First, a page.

As a southern short story writer wannabe, I gained valuable ideas from this book about how to create an ebook of short stories. I don’t have published novels to draw on like Ms. Gabriel had, but I love the way she pulled the stories together and ended the book with information about her other books, her desire to get feedback from her readers, and her all-important contact links.
Subtract: The Untapped Science of Less, by Leidy Klotz
Jan Edmiston, General Presbyter of the Presbytery of Charlotte, recommended this book in her July 8, 2022 blog, https://achurchforstarvingartists.blog/2022/07/08/books-im-loving-this-summer/. Edmiston’s takeaway from reading the books was, “Why this book can change the culture: We in the Church (and world) have been taught that being better means adding things. Sometimes we are better when we subtract things.”
In the book, Mr. Klotz pleads with us to stop thinking of subtraction as a negative thing. Sometimes less is better. When you’re attempting to declutter your life, your home, your email in-box, the landscape, or even the atmosphere – the air we breathe, couch it in words that don’t have negative implications.
He gives examples throughout the book. One of the simple ones that stuck with me was when he and his young son were building a bridge with Legos. One of the bridges pillars was taller than the other. Human nature usually prompts us to add to the shorter pillar to make them even; however, his toddler son removed one of the blocks in the taller pillar.
Mr. Klotz encourages us to adopt that approach in all aspects of our lives. Another example he mentioned several times is the editing that writers must do. Fiction writers are told to make every word count. Make every sentence earn its keep. Edit out words, phrases, sentences, paragraphs – even scenes – that don’t move the story forward. That’s a painful thing to do!
He also encourages us to focus on people. Focus on the things that will improve lives. The winner isn’t the person with the most stuff at the end of life.
L.E.A.P.F.R.O.G.: How to hold a civil conversation in an uncivil era, Third Edition, by Janet Givens, M.A.
Janet Givens has come out with a third edition of her book, L.E.A.P.F.R.O.G.: How to hold a civil conversation in an uncivil era, and I highly recommend it to anyone who wants to improve their skills of having a difficult conversation.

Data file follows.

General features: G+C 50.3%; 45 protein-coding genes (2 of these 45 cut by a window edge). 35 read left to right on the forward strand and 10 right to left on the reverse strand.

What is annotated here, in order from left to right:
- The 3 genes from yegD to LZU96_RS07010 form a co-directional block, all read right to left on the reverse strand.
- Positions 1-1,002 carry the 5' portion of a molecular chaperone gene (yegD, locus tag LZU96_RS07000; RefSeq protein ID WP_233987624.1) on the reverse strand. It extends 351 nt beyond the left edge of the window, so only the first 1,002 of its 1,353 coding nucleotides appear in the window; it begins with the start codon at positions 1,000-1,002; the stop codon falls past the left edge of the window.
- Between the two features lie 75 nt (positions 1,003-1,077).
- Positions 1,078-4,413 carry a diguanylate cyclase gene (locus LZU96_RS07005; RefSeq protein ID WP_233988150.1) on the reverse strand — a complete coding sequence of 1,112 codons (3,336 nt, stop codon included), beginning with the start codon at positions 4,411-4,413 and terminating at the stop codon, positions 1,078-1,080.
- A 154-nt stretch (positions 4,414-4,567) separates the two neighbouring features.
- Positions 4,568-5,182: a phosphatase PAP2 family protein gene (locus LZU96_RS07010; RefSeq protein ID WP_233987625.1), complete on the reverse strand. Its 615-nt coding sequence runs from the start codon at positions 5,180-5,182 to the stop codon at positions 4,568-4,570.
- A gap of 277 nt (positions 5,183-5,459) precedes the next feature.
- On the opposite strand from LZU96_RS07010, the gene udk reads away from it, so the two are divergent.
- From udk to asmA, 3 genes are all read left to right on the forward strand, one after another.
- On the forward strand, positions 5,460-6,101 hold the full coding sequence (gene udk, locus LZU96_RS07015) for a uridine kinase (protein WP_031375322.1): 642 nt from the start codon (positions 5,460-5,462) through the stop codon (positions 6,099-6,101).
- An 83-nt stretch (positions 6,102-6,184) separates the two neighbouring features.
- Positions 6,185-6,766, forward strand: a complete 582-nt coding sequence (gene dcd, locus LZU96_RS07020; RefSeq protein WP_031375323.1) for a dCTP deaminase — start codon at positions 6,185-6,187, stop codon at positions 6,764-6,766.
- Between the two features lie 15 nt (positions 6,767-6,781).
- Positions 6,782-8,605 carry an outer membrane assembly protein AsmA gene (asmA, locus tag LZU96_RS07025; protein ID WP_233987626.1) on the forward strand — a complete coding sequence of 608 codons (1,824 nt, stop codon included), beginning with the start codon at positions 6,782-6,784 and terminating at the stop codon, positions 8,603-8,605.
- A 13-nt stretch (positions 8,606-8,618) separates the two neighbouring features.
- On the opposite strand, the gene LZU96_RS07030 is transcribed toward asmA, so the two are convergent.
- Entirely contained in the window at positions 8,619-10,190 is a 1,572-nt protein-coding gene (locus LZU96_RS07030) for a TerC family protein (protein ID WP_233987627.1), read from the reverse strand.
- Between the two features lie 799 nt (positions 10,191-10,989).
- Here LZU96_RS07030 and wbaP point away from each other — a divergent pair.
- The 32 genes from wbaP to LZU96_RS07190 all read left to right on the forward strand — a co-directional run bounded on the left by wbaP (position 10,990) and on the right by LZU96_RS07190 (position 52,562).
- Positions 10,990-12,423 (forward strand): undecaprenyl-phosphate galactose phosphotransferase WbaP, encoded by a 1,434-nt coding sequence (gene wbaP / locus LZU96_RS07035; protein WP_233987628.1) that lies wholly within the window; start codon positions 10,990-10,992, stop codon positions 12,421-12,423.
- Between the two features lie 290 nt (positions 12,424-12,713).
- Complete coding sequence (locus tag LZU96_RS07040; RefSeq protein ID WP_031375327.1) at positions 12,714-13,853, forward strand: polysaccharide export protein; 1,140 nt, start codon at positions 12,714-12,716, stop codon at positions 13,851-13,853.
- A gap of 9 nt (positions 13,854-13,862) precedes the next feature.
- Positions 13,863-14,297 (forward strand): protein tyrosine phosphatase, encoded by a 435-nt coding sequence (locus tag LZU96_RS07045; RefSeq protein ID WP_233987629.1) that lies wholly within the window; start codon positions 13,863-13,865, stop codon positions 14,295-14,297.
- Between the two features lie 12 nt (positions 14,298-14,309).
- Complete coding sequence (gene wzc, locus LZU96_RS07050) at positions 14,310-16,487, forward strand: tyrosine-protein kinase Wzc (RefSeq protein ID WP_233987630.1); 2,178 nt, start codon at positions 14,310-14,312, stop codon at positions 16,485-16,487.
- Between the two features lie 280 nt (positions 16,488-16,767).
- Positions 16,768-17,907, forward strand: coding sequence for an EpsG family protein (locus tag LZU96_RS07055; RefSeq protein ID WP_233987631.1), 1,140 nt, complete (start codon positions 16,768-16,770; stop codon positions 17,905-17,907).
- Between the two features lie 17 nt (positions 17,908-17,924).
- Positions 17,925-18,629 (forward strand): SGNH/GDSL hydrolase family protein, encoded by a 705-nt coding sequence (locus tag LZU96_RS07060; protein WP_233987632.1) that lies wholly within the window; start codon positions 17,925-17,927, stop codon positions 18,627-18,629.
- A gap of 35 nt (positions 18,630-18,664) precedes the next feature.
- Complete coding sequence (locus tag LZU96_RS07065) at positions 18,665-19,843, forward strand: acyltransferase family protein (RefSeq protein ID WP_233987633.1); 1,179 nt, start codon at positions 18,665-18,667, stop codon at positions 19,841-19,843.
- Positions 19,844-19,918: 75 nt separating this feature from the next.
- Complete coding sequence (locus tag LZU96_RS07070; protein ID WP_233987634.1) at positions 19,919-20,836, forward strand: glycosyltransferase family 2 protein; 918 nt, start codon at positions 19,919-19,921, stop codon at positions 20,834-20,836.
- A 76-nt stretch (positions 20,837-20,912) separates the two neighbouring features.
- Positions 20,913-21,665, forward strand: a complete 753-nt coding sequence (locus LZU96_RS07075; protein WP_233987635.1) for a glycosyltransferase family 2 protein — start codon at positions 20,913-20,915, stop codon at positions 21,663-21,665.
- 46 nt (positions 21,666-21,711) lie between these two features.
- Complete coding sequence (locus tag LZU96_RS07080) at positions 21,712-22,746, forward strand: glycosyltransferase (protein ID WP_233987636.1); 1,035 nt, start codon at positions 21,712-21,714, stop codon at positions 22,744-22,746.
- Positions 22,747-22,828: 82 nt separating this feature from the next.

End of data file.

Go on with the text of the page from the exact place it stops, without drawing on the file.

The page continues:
Be it a difficult conversation with a friend or a stranger, a relative or an employer or employee this book will help you have a more productive dialog.
The goal of this book is not to tell you how to convert the other person to your way of thinking, but rather to help you go into a conversation with an open mind and genuine curiosity about why the other person sees a particular issue or situation differently than you.
For more details about this new third edition of the book, please read my August 22, 2022 blog post, L.E.A.P.F.R.O.G. by Janet Givens
Since my last blog post
In addition to reading books and writing, I’ve worked on genealogy. I’ve also blown the dust off the local history newspaper columns I wrote from 2006 through 2012. It’s amazing how much I’ve forgotten since 2006. I hope people will enjoy reading my articles as much as I’ve enjoyed rereading some of them this week.
Since 2012 I’ve wanted to put all the articles into a book. I’m typing them in Word and formatting them ready to download the document into Atticus. Atticus is the writing software I’m using that will enable me to export the document ready for electronic publication on Amazon.
The cover is still holding up publication of the cookbook my sister and I are compiled for electronic publication.
I’ll keep you posted on both projects.
Until my next blog post
Don’t forget to read my September 5, 2022, blog post, Four of Eight Books Read in August 2022, in case you missed it.
I hope you have a good book to read.
Spend time with family and friends.
Remember the people of Ukraine, Uvalde, Highland Park….